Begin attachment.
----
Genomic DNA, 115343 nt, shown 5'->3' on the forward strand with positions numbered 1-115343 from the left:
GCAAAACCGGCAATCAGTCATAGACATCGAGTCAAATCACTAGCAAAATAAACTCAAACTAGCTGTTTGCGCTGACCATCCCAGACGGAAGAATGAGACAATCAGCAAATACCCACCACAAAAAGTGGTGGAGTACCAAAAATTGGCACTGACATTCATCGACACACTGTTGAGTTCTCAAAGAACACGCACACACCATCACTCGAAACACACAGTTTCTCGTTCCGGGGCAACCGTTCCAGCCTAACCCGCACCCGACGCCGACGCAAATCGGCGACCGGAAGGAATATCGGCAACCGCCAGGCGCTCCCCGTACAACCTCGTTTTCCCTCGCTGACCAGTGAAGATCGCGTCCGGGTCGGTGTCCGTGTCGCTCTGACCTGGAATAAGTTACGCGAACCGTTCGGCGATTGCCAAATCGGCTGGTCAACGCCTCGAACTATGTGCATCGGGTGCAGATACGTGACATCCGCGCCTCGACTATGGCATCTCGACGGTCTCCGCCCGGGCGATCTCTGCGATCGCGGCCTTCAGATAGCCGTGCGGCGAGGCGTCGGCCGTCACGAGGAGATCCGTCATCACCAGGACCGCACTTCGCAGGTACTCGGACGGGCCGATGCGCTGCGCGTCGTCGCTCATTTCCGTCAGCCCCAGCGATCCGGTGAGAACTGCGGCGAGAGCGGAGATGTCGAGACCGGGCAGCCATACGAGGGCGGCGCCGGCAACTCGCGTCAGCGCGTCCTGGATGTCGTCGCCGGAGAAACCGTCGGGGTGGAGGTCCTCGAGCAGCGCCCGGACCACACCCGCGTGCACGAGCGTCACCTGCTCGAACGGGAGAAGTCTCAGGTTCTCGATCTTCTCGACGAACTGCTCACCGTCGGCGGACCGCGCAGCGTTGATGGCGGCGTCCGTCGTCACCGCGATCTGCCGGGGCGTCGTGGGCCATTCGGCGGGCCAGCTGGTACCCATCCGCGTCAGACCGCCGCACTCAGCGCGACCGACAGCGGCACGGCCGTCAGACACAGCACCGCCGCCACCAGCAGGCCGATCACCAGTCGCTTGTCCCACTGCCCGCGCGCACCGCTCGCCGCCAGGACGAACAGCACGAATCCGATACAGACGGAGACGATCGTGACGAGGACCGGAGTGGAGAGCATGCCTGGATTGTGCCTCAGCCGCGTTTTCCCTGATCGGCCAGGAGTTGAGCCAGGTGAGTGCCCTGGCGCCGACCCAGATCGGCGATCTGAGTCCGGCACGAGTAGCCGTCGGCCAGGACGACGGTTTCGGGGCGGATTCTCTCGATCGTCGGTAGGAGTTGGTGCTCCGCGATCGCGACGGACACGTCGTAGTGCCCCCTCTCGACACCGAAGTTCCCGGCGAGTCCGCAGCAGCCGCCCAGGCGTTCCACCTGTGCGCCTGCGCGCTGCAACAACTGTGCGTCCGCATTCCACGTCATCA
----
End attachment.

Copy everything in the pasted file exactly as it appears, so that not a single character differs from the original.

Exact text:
Genomic DNA, 115343 nt, shown 5'->3' on the forward strand with positions numbered 1-115343 from the left:
GCAAAACCGGCAATCAGTCATAGACATCGAGTCAAATCACTAGCAAAATAAACTCAAACTAGCTGTTTGCGCTGACCATCCCAGACGGAAGAATGAGACAATCAGCAAATACCCACCACAAAAAGTGGTGGAGTACCAAAAATTGGCACTGACATTCATCGACACACTGTTGAGTTCTCAAAGAACACGCACACACCATCACTCGAAACACACAGTTTCTCGTTCCGGGGCAACCGTTCCAGCCTAACCCGCACCCGACGCCGACGCAAATCGGCGACCGGAAGGAATATCGGCAACCGCCAGGCGCTCCCCGTACAACCTCGTTTTCCCTCGCTGACCAGTGAAGATCGCGTCCGGGTCGGTGTCCGTGTCGCTCTGACCTGGAATAAGTTACGCGAACCGTTCGGCGATTGCCAAATCGGCTGGTCAACGCCTCGAACTATGTGCATCGGGTGCAGATACGTGACATCCGCGCCTCGACTATGGCATCTCGACGGTCTCCGCCCGGGCGATCTCTGCGATCGCGGCCTTCAGATAGCCGTGCGGCGAGGCGTCGGCCGTCACGAGGAGATCCGTCATCACCAGGACCGCACTTCGCAGGTACTCGGACGGGCCGATGCGCTGCGCGTCGTCGCTCATTTCCGTCAGCCCCAGCGATCCGGTGAGAACTGCGGCGAGAGCGGAGATGTCGAGACCGGGCAGCCATACGAGGGCGGCGCCGGCAACTCGCGTCAGCGCGTCCTGGATGTCGTCGCCGGAGAAACCGTCGGGGTGGAGGTCCTCGAGCAGCGCCCGGACCACACCCGCGTGCACGAGCGTCACCTGCTCGAACGGGAGAAGTCTCAGGTTCTCGATCTTCTCGACGAACTGCTCACCGTCGGCGGACCGCGCAGCGTTGATGGCGGCGTCCGTCGTCACCGCGATCTGCCGGGGCGTCGTGGGCCATTCGGCGGGCCAGCTGGTACCCATCCGCGTCAGACCGCCGCACTCAGCGCGACCGACAGCGGCACGGCCGTCAGACACAGCACCGCCGCCACCAGCAGGCCGATCACCAGTCGCTTGTCCCACTGCCCGCGCGCACCGCTCGCCGCCAGGACGAACAGCACGAATCCGATACAGACGGAGACGATCGTGACGAGGACCGGAGTGGAGAGCATGCCTGGATTGTGCCTCAGCCGCGTTTTCCCTGATCGGCCAGGAGTTGAGCCAGGTGAGTGCCCTGGCGCCGACCCAGATCGGCGATCTGAGTCCGGCACGAGTAGCCGTCGGCCAGGACGACGGTTTCGGGGCGGATTCTCTCGATCGTCGGTAGGAGTTGGTGCTCCGCGATCGCGACGGACACGTCGTAGTGCCCCCTCTCGACACCGAAGTTCCCGGCGAGTCCGCAGCAGCCGCCCAGGCGTTCCACCTGTGCGCCTGCGCGCTGCAACAACTGTGCGTCCGCATTCCACGTCATCA